DIY Lights, different light types on one ESP

Hello, is it possible to use different types of lights(RGB, Dimmable, onoff) on one ESP8266 (i know it depends on diyHue)and if possible, how should the “detect” string must look like that diyHue can connect/find the lights?
What is the maximum number of “lights:” on one device?

I ask because now i use Arduino ESPAlexa-Library where each ESP-Device(ESP8266, ESP32) emulates a Hue-bridge with all combination of devices possible, for example my “couch-device” has 6 “lights” (onoff, RGB, dimmable, onoff, onoff, onoff), cabinet-device (2x RGB, 2x dimmable), distribution cabinet-device has 13 lights (3x dimmable, 10x on/off), … and if possible i want to switch over to a solution with openHAB/diyHue on a RasPi.

Thx in advance

If you are using the sketches in the DIYHue/Lights repository you don’t have to do any manual setup. DIYHue will search your network for lights when you search for lights in Hue Essentials.
You cannot control more than one light type from one ESP with the sketches that are pre-built in the Lights repository.
If you have a current solution that emulates a Hue bridge you shouldn’t need to use DIYHue. You should be able to add your existing device as a Hue bridge in Openhab, if it truly does emulate a Hue Bridge as DIYHue does. Can you locate your current devices in the Hue Essentials app and does it show up as a Hue bridge?

Hue Essentials is not really happy, the app displays 4 bridges of 11(=espalexa-devices) and when i will connect one,the app runs into an error, “bridge is not reachable”.

The Alexa Echos find (with “Alexa, search for new devices” command) all 30 lights/switches in the 11 ESP-devices and show them in the alexa app without an addional skill or hardware.
But the Alexa App has simple unflexible UI for smart home compared to Hue Essentials App or openHAB, so i search for another solution.

And so i look if diyHue can find in one physical MC different numbers of different light types or in other words, can the string send to the bridge after a “/detect” contain more than one type of light with its devicecount?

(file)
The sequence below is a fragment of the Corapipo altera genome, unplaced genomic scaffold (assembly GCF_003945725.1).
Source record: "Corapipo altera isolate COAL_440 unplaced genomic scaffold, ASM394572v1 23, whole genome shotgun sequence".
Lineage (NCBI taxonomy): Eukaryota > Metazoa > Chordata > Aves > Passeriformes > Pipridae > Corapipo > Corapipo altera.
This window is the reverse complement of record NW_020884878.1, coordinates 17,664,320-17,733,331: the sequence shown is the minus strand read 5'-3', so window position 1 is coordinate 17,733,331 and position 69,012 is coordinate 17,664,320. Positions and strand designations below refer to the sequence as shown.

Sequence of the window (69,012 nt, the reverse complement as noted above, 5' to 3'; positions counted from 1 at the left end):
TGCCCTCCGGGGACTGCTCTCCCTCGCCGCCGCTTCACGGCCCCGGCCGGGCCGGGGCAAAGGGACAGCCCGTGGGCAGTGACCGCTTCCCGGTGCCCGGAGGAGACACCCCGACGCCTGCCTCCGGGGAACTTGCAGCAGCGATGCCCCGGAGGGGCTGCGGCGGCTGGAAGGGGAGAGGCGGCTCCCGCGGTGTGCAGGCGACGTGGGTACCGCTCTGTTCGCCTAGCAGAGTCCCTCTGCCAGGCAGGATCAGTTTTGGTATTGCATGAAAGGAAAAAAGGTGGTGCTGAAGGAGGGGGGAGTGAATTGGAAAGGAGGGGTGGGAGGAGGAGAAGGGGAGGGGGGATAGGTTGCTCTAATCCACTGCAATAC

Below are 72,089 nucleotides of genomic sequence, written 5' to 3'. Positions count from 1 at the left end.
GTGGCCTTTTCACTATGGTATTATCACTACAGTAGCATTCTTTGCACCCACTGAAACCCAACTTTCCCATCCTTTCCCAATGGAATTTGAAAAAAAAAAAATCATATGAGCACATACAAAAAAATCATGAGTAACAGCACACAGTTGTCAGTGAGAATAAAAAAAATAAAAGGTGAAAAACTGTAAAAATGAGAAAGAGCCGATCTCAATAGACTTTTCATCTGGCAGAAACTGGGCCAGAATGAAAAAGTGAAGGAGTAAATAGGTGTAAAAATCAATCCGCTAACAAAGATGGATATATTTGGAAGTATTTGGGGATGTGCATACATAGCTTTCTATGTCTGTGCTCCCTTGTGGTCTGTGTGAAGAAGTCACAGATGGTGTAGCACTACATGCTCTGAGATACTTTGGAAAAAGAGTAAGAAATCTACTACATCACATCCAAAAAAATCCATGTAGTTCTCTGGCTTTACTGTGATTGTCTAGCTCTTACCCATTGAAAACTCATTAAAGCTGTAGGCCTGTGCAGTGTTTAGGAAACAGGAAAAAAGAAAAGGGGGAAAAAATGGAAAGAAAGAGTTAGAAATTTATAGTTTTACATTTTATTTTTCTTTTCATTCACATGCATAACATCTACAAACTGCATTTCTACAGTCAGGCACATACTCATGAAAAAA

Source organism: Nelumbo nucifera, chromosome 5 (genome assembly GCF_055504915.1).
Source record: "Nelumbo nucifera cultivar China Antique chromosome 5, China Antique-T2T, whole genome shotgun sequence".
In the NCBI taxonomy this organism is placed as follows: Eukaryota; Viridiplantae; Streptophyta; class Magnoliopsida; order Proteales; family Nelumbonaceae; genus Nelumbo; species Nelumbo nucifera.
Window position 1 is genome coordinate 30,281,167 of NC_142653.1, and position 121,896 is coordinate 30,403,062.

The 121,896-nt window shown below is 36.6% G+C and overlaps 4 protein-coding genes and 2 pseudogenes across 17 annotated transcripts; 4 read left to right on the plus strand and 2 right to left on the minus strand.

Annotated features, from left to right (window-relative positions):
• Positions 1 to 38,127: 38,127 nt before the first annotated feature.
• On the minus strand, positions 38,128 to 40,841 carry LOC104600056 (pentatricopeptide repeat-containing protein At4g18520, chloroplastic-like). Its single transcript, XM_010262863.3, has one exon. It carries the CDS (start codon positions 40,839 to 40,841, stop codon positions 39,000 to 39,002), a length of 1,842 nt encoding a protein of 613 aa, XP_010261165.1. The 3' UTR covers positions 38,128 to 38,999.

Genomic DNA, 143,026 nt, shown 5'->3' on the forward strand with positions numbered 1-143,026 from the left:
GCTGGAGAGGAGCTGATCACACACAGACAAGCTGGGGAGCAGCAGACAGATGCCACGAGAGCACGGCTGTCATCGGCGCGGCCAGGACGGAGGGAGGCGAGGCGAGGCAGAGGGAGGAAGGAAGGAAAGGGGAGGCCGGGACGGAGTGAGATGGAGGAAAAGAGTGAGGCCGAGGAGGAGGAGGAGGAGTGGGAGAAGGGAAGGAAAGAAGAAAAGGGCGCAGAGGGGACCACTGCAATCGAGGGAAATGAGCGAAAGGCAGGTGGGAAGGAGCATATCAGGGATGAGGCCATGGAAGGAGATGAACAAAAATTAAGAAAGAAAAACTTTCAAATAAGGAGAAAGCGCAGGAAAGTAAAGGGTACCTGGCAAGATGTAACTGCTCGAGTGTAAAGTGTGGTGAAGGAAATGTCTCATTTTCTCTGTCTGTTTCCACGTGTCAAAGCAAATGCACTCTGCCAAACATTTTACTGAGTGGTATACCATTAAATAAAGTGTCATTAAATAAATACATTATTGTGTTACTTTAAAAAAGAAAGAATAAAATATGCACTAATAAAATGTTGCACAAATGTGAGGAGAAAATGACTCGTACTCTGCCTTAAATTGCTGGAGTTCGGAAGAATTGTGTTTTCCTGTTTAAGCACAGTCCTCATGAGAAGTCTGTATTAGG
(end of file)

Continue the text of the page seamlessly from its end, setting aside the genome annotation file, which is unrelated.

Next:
I think your solution is rather complicated.
Here is the diyhue approach.
RaspPi or any other device with diyhue Emulator running (Docker or Host install) will search for ESP8266 devices in your network. showing only one single Bridge with all Lights in it.

according to the sketch uploaded you will end up with multiple “Lights” within one esp8266.
e.g. 1x esp8266 + 20 ws2812 Leds = 4 individual lights with 5 Leds each → on the same Strip (configurable via web ui)

so far we dont incorporate mixed types on one single esp8266. i am sure this could be accomplished but since the devices are cheap it sometimes is just easier to setup another esp.

I suggest having a look over the docs:

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I was thinking the same thing. When you start getting into timing though, two long runs on a single board might be tough. I’m sure an ESP32 could do it but I agree, one type per one board. Why make it more difficult if you don’t have to.

I know diyHue is very close to Philips’ light concept, but if I use microcontrollers, I think can become more flexible and smarter.
Another example:
I have a home cinema screen in the living room, for years with two 433kHz radio switches with an infrared radio converter, canvas up/down and white background light on/off. This was controllable with a Logitech Harmony remote control (home theater).